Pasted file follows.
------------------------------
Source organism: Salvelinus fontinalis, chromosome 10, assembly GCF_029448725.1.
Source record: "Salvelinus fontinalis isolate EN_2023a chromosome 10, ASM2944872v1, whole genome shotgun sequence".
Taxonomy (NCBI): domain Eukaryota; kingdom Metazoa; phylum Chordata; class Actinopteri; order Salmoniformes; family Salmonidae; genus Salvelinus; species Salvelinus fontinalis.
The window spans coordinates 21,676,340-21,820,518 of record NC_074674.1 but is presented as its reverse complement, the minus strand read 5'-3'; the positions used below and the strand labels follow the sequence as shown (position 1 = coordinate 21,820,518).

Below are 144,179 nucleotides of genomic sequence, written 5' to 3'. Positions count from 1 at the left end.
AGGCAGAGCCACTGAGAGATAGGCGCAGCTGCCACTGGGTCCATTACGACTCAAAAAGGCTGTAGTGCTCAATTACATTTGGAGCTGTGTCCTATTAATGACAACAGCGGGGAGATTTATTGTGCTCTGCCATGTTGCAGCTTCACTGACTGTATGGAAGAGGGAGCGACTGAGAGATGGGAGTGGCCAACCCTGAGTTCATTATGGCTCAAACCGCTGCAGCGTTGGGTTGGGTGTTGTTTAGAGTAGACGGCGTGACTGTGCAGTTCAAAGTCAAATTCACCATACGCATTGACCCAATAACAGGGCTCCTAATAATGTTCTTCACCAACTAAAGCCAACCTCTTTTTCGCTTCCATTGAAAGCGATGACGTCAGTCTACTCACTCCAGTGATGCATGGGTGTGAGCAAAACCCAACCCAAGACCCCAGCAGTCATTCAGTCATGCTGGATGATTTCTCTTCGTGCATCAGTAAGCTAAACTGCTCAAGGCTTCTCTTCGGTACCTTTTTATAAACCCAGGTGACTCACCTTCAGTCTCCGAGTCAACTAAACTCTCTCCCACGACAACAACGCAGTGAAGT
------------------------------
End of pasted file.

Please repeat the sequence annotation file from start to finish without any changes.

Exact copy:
Source organism: Salvelinus fontinalis, chromosome 10, assembly GCF_029448725.1.
Source record: "Salvelinus fontinalis isolate EN_2023a chromosome 10, ASM2944872v1, whole genome shotgun sequence".
Taxonomy (NCBI): domain Eukaryota; kingdom Metazoa; phylum Chordata; class Actinopteri; order Salmoniformes; family Salmonidae; genus Salvelinus; species Salvelinus fontinalis.
The window spans coordinates 21,676,340-21,820,518 of record NC_074674.1 but is presented as its reverse complement, the minus strand read 5'-3'; the positions used below and the strand labels follow the sequence as shown (position 1 = coordinate 21,820,518).

Below are 144,179 nucleotides of genomic sequence, written 5' to 3'. Positions count from 1 at the left end.
AGGCAGAGCCACTGAGAGATAGGCGCAGCTGCCACTGGGTCCATTACGACTCAAAAAGGCTGTAGTGCTCAATTACATTTGGAGCTGTGTCCTATTAATGACAACAGCGGGGAGATTTATTGTGCTCTGCCATGTTGCAGCTTCACTGACTGTATGGAAGAGGGAGCGACTGAGAGATGGGAGTGGCCAACCCTGAGTTCATTATGGCTCAAACCGCTGCAGCGTTGGGTTGGGTGTTGTTTAGAGTAGACGGCGTGACTGTGCAGTTCAAAGTCAAATTCACCATACGCATTGACCCAATAACAGGGCTCCTAATAATGTTCTTCACCAACTAAAGCCAACCTCTTTTTCGCTTCCATTGAAAGCGATGACGTCAGTCTACTCACTCCAGTGATGCATGGGTGTGAGCAAAACCCAACCCAAGACCCCAGCAGTCATTCAGTCATGCTGGATGATTTCTCTTCGTGCATCAGTAAGCTAAACTGCTCAAGGCTTCTCTTCGGTACCTTTTTATAAACCCAGGTGACTCACCTTCAGTCTCCGAGTCAACTAAACTCTCTCCCACGACAACAACGCAGTGAAGT